Rabindra Nath Tagore

Jodi Tor daak shune keu naa se tobe ekla cholo re
Tobe ekla cholo, ekla cholo, ekla cholo, ekla cholo Re
Tobe poraan khule o tui mukh phute tor moner kothaa, eklaa Bolo
(If they answer not to thy call walk alone
If they are afraid and cower mutely facing the wall,
O thou unlucky one,
open thy mind and speak out alone) – Dr. Rabindra Nath Tagore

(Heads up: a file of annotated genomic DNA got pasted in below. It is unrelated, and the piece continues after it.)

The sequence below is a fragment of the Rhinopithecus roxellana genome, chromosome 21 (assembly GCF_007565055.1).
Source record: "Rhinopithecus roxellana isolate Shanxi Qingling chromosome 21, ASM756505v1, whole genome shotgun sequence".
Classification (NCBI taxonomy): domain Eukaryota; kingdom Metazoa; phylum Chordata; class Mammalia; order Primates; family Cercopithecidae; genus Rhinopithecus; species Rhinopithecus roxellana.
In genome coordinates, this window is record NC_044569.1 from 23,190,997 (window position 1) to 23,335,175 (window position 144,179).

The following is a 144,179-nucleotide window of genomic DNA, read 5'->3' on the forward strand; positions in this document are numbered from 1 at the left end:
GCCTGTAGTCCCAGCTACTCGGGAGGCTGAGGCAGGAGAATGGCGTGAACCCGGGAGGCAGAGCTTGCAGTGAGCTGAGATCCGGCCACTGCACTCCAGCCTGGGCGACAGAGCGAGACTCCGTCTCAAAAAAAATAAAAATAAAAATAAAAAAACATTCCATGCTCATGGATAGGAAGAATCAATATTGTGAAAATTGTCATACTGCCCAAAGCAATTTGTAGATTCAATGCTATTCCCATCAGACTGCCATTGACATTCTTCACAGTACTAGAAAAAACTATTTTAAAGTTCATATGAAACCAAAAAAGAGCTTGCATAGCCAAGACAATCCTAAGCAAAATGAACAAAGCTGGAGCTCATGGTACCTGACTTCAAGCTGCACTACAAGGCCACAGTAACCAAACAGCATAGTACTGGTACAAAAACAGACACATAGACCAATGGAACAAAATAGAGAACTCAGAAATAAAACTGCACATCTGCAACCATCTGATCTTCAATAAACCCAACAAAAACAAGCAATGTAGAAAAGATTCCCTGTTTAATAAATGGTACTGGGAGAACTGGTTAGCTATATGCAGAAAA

Dr. Rabindra Nath Tagore, had a hectic year, with being knighted by the British after the Nobel Peace Prize in 1914, to deliver lectures at different places across India. He decided to go to a hill station to unwind and relax; Kashmir happened to be a place of interest for him. Rabindranath Tagore visited Kashmir on October 15, 1915, but he wasn’t alone. He was accompanied by his son, wife and fellow poet Satyendra Nath Dutta. When he came to Kashmir, he was captivated by the sheer beauty of this place, the snow capped mountains, the lush jungles and the awe striking rivers and lakes. Tagore would spend his time composing poetry along the banks of Jhelum, and one of his most famous poems “Balaka” (Fight of the Cranes) was composed in Kashmir, alongside the river Jhelum. He had this to say about how the Jhelum inspired him to write “Balaka”- “I was in Kashmir. One evening, I sat by the river Jhelum. There was stillness all around. I felt I was sitting beside the Padma. Of course, when I lived on the banks of Padma I was a young man, now I am old. Yet that difference seemed to have been wiped out by some link transcending time. A flock of geese flew over my head across Jhelum…I seemed to hear some ineffable call, and be led by its impulse to some far journey.” During his stay in Kashmir, he was visited by many aspiring poets of Kashmir and was invited by them as well. One of the most prominent invitations he accepted was of Pandit Anand Koul, at whose place he had a poetic gathering with the valley’s famous poets. Some say Mehjoor was also present, but it’s an unconfirmed fact. His journey was more spiritual than just a leisurely visit; he felt that he was in a state of nirvana in Kashmir, and that was what he took with him when he went back.

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